Fall sports begin this week at Staples High School. Confident seniors, anxious freshmen — and every athlete in between — will get ready for challenging, intense, fun, uncertain and (hopefully) winning seasons.
Zoe Simonte has played field hockey since elementary school. She’s been on Westport PAL and Staples teams. She loves the sport.
But this year, she won’t wear the Wrecker blue and white. A rising senior, she’s decided not to play.
Instead, she’ll teach field hockey to others. She’ll work with the PAL youth program — and with Hearts4Hockey, a program she started for teens and young adults with special needs and neurodevelopmental disabilities.
Last year, right before school started, Zoe was injured. Thirty stitches kept her off the field for much of the year. On the sidelines, helping others — and receiving encouragement in return from teammates and coaches — she realized something very important.
“I got more out of that than actually playing,” Zoe says. “I got into JV games at the end of the season, but it wasn’t the same.”
Around this time last year, Zoe had started what became Hearts4Hockey. Friends who had children with special needs encouraged her to help out on Friday nights, in a Stamford sports program.
There was no field hockey, so Zoe introduced it. Using soft sticks and hockey balls, she taught passing and shooting skills in an easy-going way. Games were always fun.
She adapted the program to each individual’s physical or cognitive and developmental challenges — while always emphasizing peer interaction.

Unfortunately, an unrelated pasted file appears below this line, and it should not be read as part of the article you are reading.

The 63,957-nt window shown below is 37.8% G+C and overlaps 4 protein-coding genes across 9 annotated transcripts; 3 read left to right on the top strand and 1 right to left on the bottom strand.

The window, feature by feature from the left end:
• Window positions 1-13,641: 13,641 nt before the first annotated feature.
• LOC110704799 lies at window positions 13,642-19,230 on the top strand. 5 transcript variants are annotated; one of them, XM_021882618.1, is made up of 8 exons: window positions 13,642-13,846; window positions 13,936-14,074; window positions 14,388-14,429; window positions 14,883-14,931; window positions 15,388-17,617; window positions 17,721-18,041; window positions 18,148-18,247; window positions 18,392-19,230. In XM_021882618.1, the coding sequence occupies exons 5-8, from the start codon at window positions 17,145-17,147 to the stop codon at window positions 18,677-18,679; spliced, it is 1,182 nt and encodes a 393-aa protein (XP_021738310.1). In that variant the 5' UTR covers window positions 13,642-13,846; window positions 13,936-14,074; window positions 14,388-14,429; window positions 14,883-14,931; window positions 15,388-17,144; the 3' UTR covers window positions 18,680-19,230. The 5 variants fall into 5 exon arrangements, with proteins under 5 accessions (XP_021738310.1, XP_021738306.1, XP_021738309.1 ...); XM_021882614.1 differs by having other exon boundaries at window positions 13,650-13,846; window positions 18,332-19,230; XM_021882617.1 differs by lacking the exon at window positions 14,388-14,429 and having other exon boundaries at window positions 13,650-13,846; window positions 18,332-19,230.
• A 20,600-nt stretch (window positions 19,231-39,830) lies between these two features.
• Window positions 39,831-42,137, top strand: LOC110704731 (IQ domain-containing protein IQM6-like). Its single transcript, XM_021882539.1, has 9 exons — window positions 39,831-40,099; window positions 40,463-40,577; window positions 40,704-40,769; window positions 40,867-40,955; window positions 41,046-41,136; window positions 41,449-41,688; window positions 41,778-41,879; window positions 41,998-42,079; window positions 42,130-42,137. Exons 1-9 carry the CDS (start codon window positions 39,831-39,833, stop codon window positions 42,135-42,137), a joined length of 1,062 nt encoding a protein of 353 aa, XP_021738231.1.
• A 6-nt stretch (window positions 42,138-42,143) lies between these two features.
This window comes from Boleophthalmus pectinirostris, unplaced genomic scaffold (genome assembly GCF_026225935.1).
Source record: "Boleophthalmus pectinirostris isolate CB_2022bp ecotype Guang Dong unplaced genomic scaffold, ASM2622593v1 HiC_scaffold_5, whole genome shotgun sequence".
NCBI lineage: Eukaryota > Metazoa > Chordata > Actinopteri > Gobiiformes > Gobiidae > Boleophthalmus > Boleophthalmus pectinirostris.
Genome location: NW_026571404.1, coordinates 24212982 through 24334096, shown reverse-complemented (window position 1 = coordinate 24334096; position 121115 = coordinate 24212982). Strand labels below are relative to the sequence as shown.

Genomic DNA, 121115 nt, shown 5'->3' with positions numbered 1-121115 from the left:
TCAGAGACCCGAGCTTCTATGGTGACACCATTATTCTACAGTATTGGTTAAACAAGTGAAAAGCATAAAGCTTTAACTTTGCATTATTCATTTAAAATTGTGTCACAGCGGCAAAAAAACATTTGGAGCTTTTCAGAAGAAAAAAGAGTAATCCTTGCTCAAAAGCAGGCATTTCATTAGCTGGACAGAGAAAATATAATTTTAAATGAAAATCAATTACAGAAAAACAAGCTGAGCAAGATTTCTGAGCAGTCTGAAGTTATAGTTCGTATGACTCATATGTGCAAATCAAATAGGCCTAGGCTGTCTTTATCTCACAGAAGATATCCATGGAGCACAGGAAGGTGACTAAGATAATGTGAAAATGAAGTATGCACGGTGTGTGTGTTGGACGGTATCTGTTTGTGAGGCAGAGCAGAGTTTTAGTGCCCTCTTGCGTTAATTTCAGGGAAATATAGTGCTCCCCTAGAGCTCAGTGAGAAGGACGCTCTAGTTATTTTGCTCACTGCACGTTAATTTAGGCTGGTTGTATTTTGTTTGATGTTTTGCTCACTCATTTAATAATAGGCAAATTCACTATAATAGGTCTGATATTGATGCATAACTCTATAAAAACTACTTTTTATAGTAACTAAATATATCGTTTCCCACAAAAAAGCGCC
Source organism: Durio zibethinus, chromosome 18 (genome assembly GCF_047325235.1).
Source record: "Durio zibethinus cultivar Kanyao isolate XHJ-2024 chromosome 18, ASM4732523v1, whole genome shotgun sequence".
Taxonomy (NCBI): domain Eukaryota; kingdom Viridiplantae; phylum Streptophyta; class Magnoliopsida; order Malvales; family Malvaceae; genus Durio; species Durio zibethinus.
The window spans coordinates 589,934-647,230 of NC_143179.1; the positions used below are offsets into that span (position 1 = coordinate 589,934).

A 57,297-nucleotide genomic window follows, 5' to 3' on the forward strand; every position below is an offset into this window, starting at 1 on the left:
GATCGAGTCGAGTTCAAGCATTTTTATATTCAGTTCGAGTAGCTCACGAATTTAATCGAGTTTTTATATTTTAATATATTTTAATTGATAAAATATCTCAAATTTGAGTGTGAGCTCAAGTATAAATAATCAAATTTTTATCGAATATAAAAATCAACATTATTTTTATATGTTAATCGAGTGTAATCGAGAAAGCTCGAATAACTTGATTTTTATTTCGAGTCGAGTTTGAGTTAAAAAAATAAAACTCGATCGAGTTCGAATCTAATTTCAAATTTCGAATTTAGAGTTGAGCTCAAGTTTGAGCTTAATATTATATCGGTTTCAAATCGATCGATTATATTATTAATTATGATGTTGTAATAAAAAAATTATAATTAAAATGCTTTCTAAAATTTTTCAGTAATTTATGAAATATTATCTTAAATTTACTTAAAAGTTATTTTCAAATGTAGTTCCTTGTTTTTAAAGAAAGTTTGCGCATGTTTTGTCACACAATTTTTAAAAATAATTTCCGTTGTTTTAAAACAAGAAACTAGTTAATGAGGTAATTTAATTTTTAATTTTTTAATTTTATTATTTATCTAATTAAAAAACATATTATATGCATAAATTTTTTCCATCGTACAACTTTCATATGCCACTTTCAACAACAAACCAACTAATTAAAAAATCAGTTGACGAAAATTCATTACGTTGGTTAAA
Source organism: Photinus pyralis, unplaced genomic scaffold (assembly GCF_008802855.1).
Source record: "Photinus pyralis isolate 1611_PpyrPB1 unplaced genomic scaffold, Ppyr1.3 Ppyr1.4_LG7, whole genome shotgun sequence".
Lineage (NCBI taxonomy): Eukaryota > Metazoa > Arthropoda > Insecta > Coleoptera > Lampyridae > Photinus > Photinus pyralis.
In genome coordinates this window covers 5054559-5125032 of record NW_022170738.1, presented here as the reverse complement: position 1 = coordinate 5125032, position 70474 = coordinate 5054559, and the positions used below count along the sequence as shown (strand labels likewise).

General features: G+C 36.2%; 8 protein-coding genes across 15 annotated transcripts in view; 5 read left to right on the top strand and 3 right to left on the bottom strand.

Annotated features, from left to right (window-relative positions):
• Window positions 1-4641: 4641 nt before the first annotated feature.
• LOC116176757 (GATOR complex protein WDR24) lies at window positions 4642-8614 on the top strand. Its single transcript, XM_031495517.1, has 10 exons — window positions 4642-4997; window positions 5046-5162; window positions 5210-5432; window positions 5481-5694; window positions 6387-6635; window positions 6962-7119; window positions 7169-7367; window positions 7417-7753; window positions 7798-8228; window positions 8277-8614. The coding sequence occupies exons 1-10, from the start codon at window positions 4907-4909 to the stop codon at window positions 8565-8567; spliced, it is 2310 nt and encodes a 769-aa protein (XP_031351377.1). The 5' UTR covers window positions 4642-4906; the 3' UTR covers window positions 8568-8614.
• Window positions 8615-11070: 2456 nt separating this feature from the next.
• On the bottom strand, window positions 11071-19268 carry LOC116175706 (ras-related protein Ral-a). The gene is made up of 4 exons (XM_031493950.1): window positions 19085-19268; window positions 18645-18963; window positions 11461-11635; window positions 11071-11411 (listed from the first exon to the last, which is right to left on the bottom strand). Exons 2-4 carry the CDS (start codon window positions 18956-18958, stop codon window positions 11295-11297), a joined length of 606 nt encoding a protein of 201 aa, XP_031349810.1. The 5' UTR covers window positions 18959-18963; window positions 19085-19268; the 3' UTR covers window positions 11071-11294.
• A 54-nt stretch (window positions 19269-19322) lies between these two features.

There were sometimes 30 participants. Zoe got help from friends, relatives, players’ parents, and the sports facility’s owner. Even her dog got involved.
The program melded 2 of Zoe’s passions: movement, and helping others.
“My goal is to create an environment where each person feels empowered to try new things without fear of being judged,” she explains.
“That’s what Ian (Tapsall, the Staples head coach) and other coaches taught me. I want to share that, and help others feel they are enough as they are.”
As Zoe thought about how time-consuming club and Staples field hockey are (the Wreckers are a perennial state title contender, with all that involves), she realized that as much as she loves the sport, it was more for its connections to others than for actual competition.
As a freshman, she’d been welcomed and embraced by older players. She enjoyed good, personal relationships with Tapsall and others. Now, Zoe decided, she can give something back to younger people, and those with special needs.
Her parents, friends and coaches all supported her decision to not play this fall, and work instead with PAL and Hearts4Hockey.
At a time when many seniors are focused on the college admissions process — without having any clear idea what they want to study — Zoe says her decision has helped her gauge what she might ultimately pursue.
“My mom said, ‘You really are a people person!'” Zoe laughed. “I hope I can do something in the future with that.”